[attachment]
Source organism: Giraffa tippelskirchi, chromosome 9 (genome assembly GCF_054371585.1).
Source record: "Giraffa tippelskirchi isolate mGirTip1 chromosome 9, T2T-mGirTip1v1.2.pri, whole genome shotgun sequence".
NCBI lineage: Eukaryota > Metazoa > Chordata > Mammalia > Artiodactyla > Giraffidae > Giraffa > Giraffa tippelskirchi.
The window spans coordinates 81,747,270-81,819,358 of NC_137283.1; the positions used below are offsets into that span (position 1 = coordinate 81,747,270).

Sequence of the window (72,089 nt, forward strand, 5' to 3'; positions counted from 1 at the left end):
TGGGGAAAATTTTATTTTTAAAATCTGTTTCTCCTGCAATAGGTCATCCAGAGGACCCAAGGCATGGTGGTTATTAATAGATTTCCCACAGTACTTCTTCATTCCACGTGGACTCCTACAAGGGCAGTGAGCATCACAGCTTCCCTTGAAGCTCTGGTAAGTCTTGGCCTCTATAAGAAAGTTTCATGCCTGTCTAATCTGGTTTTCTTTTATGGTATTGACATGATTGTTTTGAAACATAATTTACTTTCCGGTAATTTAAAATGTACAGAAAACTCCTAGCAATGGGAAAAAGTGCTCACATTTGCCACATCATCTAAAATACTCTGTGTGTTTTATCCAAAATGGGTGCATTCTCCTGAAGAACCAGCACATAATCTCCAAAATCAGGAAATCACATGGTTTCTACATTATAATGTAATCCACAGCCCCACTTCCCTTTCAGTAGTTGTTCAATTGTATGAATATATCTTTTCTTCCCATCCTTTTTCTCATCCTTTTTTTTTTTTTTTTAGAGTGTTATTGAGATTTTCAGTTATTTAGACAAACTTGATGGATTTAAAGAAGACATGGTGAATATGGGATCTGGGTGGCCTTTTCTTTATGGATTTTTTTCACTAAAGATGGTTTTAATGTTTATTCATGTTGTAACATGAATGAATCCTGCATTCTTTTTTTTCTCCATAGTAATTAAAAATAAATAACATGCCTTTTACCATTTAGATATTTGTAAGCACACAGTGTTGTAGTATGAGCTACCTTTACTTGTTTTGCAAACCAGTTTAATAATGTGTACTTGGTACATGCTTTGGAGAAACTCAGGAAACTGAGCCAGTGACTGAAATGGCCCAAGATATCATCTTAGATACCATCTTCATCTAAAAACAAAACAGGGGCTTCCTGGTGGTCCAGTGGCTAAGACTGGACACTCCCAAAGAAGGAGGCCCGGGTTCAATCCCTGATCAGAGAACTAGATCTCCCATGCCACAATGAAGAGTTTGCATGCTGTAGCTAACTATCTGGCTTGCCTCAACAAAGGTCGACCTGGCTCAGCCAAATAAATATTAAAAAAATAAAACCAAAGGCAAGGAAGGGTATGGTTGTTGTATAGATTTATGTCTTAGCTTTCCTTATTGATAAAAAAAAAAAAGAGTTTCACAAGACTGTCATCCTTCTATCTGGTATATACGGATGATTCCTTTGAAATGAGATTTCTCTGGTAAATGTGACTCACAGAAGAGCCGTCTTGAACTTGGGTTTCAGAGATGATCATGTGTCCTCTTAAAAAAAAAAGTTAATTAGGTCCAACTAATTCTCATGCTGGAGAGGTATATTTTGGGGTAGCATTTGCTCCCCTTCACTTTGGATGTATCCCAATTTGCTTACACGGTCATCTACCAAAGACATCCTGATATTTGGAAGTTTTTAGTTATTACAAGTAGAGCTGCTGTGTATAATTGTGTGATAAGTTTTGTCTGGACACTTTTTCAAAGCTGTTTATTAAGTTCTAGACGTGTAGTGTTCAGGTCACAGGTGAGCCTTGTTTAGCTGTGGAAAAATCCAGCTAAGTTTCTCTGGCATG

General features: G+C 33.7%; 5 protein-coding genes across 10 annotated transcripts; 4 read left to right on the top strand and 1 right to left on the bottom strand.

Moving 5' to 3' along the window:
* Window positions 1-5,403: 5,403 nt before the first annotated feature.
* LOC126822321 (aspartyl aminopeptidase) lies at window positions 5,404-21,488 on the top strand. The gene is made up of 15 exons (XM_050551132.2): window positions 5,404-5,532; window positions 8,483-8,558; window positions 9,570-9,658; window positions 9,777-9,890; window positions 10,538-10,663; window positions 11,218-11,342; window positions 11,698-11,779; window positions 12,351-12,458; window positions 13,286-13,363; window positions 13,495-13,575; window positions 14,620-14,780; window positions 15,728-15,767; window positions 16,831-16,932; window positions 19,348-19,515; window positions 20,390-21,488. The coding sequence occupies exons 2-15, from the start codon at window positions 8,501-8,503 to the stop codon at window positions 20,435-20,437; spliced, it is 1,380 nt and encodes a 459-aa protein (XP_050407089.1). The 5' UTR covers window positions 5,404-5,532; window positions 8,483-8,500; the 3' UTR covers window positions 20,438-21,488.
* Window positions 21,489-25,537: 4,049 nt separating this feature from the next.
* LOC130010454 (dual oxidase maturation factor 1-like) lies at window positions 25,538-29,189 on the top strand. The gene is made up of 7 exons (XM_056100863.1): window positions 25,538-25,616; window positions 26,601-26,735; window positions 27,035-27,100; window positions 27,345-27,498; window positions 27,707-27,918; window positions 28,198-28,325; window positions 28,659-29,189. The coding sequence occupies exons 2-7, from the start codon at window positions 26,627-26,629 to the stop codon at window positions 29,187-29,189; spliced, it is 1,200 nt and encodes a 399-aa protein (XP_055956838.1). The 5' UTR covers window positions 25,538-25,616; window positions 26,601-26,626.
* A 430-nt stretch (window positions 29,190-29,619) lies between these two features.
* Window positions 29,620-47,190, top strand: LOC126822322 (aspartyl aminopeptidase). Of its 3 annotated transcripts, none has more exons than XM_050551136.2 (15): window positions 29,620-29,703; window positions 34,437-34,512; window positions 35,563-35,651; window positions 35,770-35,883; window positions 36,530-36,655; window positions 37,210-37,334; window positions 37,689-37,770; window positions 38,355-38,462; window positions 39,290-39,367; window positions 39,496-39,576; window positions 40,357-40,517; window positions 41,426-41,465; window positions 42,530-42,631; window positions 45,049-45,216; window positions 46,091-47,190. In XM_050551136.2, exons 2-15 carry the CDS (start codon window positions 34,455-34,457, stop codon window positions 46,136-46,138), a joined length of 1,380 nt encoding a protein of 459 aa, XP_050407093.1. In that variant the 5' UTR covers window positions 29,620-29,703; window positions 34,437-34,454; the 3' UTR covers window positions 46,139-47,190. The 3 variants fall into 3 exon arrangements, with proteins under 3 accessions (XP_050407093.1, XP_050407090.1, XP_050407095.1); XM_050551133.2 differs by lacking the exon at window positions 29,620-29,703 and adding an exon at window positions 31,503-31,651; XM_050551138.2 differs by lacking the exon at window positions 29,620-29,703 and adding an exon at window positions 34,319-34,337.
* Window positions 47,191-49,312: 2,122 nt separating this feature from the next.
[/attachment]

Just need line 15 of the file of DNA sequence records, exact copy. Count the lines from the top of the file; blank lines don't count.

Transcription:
* Window positions 47,191-49,312: 2,122 nt separating this feature from the next.